These opinions are acknowleged to be Mr. Tull's; and our Authors not only approve, but have farther fupported them by experiments and authorities, from Mr. Hales, from Du Hamel, and from common observations(5); and, to our apprehensions, with great truth and reason. This very curious subject, is here largely discussed, and well explained.

4thly, Of Changing Crops, and of the Distribution of the Nourishment of Plants in the Earth.

Here our Authors observe, that though there is a great advantage in fowing successively different species upon the fame land,'-—-yet'this is not owing to the commonly supposed

cause, that each exhausts the earth only of its peculiar nou• rishment, leaving the proper juices for the others. But the good effects of changing crops is, by them, attributed to three causes; it, the different quantity of nourishment different plants require; 2d, the different constitution and formation 'of' parts in plants, fome being much more delicate than • others ;' 3d, the different quantity of tillage which each kind -requires’ (6). Thus poor land will nourish rye, but not


(3) One of our Author's observations is, that Wbeat, requiring a great deal of nourishment, succeeds beter after Oars than afier Bärley ; because Oats exhauft the ground less than Barley. Now here, if we appeal to experience, we believe our Authors will be found misaken, in supposing that Wheat succeeds better after Oats than after Barley, and ibat the former exhaust the ground less than the latter. For generally, in the compass of our knowlege, where Wheat is fown on Rubbles, they are almost always either bean or pea stubble, on heavy land; or Barley ftubble, on light dry land: but rarely, we had almost faid nerer, Oat ftubble on any fort of land. For it is the general opinion of Farmers, that no grain impoverishes ground like Oats : and it is a general rule with them, when about leaving a farm, to sow a great many Oats, to get, as they say, their pennyworths out of the ground.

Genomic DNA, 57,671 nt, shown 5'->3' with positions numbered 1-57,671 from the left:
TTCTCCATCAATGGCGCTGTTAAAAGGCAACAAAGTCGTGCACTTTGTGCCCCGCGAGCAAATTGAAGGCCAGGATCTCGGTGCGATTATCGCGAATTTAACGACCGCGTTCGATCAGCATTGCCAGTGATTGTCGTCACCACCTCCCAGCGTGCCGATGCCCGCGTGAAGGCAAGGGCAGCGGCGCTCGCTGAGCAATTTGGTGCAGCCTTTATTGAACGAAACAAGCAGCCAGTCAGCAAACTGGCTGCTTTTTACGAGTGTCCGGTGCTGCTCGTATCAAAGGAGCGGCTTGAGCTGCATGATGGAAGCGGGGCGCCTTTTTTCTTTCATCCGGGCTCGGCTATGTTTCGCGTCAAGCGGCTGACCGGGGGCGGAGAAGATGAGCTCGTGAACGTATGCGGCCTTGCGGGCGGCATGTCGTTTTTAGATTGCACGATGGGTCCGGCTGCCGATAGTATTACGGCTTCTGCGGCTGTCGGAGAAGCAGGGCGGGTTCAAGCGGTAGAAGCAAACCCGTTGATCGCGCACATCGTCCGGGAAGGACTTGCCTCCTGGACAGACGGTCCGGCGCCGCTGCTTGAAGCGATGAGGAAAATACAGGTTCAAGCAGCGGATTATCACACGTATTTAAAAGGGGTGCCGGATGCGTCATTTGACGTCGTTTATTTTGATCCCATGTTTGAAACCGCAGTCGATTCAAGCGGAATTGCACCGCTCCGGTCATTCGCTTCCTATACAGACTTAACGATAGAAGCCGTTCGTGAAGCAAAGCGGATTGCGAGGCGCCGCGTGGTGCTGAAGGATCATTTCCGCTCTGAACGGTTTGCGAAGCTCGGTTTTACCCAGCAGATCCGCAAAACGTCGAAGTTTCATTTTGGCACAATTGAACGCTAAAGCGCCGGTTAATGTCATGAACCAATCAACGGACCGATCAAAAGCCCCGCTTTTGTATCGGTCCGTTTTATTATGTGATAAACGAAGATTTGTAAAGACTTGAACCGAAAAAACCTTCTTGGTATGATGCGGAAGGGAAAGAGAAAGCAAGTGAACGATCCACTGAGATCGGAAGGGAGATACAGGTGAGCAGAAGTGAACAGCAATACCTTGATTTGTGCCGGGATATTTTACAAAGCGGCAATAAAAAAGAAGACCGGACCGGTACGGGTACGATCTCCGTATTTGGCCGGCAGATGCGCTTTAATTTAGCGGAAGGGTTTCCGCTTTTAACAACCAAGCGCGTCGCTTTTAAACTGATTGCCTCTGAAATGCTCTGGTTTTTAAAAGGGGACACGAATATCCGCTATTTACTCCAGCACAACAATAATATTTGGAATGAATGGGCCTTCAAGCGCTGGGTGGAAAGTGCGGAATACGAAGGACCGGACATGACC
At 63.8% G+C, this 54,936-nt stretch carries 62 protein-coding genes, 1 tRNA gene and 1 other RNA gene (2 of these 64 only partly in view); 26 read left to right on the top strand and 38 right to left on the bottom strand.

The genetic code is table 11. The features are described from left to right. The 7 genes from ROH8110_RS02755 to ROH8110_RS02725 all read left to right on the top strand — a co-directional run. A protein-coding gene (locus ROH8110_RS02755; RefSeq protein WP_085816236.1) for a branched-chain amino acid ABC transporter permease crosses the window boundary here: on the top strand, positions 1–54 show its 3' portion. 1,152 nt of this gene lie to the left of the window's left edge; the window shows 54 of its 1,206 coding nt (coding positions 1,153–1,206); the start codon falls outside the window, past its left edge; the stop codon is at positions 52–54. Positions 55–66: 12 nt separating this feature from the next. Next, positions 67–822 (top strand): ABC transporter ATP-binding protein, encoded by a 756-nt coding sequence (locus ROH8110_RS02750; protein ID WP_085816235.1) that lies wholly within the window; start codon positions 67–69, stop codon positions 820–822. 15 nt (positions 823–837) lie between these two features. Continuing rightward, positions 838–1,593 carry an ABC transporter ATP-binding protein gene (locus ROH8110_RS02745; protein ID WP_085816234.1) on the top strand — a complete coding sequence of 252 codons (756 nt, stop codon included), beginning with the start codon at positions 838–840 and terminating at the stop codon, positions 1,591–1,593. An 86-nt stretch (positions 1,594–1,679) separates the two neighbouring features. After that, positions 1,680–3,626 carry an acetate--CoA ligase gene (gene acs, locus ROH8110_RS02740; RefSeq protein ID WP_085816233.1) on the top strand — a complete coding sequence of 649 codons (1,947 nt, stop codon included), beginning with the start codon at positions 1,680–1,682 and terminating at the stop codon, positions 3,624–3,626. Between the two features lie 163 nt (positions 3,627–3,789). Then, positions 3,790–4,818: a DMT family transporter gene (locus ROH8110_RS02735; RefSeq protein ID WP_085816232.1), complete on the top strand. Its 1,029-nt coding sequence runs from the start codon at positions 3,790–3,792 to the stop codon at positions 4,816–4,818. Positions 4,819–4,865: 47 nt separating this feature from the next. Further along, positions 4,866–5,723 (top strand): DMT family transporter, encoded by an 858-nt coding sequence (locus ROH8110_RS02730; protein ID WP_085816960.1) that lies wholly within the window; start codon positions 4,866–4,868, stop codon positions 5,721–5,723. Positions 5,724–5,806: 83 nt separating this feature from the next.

And the nature of the Oat seems to confirm the truth of the Farm. ers opinion, for it is a hot, hardy plant, which is seen by its growing, and even delighting, in cold climates, as the Highlands of Scotland, &c. and wet foils, as the Fenns, &c. And it is the most fibrous rooted planc of any common grain that grows : by which it is properly qualified to gather the great quantity of food its hot conftitution, trong digestion, and situation in such cold climates, and wet foils, requires.

(6) These three causes seem to be needlessly wire drawn out of each other ; for, to our underslanding, they appear to be no more


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'wheat, nor, they say, oars(7). And ' oats will penetrate hard • land better than barley, and, therefore, -will grow with less

Hage,' &c.

Take a small specimen of our Authors manner of accounting for the infertility of soils. When the pores (of a Soil) are in too small number,' they say, there is, frequently, no communication between them; and the roots are thus • stopped in their par

age, and cannot get at the nourishment that is ready for them in other places, nor obtain enough for the support of the plant : this is the fault of too fliff soils. On the other hand, when the pores are too Jarge, the roots go through them almost without touching the earth, they, therefore, can take no

nourishment from it: this is the fault of too light foils. Thefe sarethe defects of the generality of foils, and these may be re• medied by culture properly conducted : for the earth contains ** so great a quantity of nourishment, that there is no need to * fear exhausting it; the only business is to put the roots in a * condition of getting at it.' Well, Gentlemen, and when you have remedied those defects by culture,' that is, when you have increased the pores of gif joils, and made those of light foils smaller; and thus put the roots into a condition of get

ting that great quantity of nourishment, you say, the earth